Our church, Westchester Chapel, is just outside the city, but Joyce and I have been reverse commuting since 1998 because it's such a great (and quite artistically minded) family.

This is just the tip of the iceberg. If you know of a great fellowship I've left out, please post a comment below and leave a link.

Olympic Gold Medalist

We ran into Marlene Velthaus, whose swim relay won gold for the Netherlands.

On our day at the Bird's Nest Stadium we sat two rows behind Dutch fans. We told them congratulations because we'd watched their team win gold in water polo while getting ready to leave early that morning. They informed us that the game had actually been played the day before. So not only did the CCTVs (China has I think seven state-run channels) show the Olympics on practically every channel, they showed them practically around the clock.

Long Corridor

This hallway at the Summer Palace in Beijing is about a half a mile long.

Can we have a picture with you?

Our guide said the mother of these girls asked if she could take a picture of them with Joyce and Ava.

More photos online

From Hong Kong '08

We've posted more photos from Hong Kong and Macao: Hong Kong '08

In the countryside

Tonight we're a little over an hour away from the thick crowds of downtown Hong Kong. Tomorrow we prep for what's to come.

Touring Macao

Macao was settled by Portuguese, so in addition to Portugese on most signs there is also a very European feel to much of the architecture. I'll post more photos when I can get online with my laptop. This was posted from my Treo.

MasterWorks Macao

Last night, after our presentation, we visited Charmaine Hunter at The Venetian. It's the largest resort of its kind in the world. It's on an island south of Macao, and it has Venice in miniature in its mall area.

Charmaine said how much she missed MWF ( http://MasterWorksFestival.org ) this year and how it grounds her.

Charmaine, in recounting MWF '08, I forgot to tell you that Steve Rooks choreographed a Tango as a part of the theatre department's production of Tartuffe. It was hilarious (as was the plan)!

Soon after arriving here Charmaine was promoted to a position in which she hires and trains performers for all the Sands properties in Macao (which are quite numerous). We're Hoping for continued stamina for her!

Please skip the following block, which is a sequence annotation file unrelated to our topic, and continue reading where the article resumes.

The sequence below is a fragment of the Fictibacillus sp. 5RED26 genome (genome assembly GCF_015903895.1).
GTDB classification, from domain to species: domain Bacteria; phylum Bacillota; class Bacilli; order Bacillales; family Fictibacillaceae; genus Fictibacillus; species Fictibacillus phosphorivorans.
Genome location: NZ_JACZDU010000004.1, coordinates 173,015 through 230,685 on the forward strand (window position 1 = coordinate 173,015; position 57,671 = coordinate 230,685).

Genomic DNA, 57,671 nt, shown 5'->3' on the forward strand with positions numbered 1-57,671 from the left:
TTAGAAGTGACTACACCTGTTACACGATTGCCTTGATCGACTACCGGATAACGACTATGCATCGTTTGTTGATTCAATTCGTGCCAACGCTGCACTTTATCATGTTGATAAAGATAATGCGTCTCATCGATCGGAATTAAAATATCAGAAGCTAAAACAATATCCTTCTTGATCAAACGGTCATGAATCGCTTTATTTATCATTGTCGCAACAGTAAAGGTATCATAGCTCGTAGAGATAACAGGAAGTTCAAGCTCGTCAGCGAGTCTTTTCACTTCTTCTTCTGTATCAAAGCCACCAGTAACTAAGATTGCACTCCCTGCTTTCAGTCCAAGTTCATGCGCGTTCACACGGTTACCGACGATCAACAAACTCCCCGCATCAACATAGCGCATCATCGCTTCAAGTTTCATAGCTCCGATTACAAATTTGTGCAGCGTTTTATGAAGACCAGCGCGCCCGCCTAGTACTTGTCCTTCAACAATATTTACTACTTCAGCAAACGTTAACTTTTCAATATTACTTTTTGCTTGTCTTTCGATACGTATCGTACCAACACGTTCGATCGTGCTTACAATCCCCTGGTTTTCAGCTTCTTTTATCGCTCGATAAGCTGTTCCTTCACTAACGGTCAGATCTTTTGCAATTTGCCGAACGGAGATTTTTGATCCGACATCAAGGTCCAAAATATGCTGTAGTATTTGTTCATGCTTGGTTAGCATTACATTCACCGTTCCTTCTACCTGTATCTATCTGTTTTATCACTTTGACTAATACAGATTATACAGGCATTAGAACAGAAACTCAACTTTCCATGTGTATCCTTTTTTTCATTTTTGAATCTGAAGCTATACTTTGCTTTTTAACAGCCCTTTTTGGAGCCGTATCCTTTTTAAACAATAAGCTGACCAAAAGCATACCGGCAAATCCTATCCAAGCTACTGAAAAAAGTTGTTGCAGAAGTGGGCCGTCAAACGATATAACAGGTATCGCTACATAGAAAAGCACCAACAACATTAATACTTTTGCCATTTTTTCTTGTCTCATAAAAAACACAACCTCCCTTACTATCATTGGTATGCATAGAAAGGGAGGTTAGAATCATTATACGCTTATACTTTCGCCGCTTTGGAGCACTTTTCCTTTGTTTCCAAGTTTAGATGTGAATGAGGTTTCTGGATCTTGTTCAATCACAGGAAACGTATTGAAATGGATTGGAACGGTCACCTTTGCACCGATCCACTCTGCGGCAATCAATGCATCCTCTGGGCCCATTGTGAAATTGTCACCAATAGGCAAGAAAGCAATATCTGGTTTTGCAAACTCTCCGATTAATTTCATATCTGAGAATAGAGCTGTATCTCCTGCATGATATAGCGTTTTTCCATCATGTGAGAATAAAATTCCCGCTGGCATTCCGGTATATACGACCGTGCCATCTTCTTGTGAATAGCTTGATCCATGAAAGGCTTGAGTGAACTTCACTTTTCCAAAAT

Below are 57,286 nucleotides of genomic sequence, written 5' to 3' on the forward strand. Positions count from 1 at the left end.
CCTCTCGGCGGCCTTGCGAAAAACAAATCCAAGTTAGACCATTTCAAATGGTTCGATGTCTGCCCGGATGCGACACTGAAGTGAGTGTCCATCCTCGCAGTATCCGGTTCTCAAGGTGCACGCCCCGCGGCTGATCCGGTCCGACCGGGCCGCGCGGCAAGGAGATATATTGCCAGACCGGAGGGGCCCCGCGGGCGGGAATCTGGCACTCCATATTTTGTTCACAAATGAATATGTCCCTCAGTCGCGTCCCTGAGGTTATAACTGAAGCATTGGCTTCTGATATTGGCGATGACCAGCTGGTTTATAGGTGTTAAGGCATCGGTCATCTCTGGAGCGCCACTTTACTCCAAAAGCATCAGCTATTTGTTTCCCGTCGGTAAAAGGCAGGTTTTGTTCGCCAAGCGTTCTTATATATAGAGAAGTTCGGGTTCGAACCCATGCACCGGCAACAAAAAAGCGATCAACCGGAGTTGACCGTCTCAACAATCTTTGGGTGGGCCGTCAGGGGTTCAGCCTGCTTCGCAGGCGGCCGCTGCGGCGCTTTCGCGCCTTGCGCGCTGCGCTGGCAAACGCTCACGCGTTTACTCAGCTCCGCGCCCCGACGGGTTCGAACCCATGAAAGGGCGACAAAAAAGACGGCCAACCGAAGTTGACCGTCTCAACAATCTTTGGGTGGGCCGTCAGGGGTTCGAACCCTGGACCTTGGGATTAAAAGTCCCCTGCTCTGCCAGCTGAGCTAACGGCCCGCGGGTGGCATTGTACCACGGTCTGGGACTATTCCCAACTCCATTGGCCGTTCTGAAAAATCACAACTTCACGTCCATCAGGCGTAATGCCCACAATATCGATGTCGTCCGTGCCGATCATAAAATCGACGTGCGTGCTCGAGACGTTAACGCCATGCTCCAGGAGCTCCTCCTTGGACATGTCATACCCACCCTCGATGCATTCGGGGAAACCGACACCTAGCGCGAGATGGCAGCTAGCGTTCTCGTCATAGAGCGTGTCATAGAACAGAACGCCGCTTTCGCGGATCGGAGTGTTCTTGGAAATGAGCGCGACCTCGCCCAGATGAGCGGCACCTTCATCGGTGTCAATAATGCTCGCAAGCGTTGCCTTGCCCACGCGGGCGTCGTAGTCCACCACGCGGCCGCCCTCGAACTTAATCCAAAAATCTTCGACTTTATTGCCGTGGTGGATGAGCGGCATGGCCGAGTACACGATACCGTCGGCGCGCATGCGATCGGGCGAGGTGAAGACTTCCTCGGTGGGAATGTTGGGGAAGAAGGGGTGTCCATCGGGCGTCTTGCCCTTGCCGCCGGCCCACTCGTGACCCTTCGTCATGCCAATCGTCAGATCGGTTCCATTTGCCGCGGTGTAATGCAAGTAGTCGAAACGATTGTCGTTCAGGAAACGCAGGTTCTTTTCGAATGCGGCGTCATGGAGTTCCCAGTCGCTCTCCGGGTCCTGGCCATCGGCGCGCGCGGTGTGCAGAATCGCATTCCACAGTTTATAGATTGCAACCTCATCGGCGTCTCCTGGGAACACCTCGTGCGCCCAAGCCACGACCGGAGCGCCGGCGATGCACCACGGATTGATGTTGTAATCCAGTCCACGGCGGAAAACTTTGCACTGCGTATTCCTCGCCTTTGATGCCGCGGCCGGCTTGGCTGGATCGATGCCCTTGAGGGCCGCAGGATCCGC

More Filipinos

The event went well last night, and our outreach to Filipinos in this region continued, as many in the hosting group were from the north of the Philippines.

Heading for Macao

We're now way out in Hong Kong's Victoria Harbor and we have strong cell signal, so I'll report that we're well on our way to Macao now.

Tonight we're going to present our documentary, Olympic Hero in China: The Story of Eric Liddell, and afterward I'll speak.


We heard that Hong Kong has the busiest harbor and densest population on earth. We thought Singapore held the first record and Manhattan (though not NYC) the second, so don't quote us.

We're not overly concerned as we take a ferry to a nearby beach.

The CA of YMCA

Chuck Allison, director of several YMCAs here in Hong Kong, introduced himself to the kids of the sports camp as the CA of the YMCA!

Opening Day

From Hong Kong '08

On opening day of the Olympics I performed Beyond the Chariots for a sports camp for the YMCA.

A profound evening

On the second night of the Olympics I performed Beyond the Chariots here in Hong Kong. Afterward H. K. Cheng (far right) told what Eric Liddell was like as one of his instructors at the Tientsin Anglo-Chinese College and Rev. Jim Hudson Taylor, great grandson of Hudson Taylor (next to his wife, Leone) told how Eric Liddell helped him and other kids in the Japanese internment camp in Weihsien, China.

Standing in the center are Chuck Allison, director of several YMCAs here in Hong Kong, and our friend Steve Wible, who's been a great connector for us here.
From Hong Kong '08

I've posted more photos to our album, including shots from our time on the streets of Hong Kong with our Filipino friends: click here.

Dim Sum at The Peninsula

a door closed, a Way opened

When I was here in Hong Kong in 2002 we noticed large groups of Filipinos sitting on the ground in public squares. We found out that they are live-in help, so they have no place else to go on a Sunday, their one day off. Our hearts were moved to reach them somehow.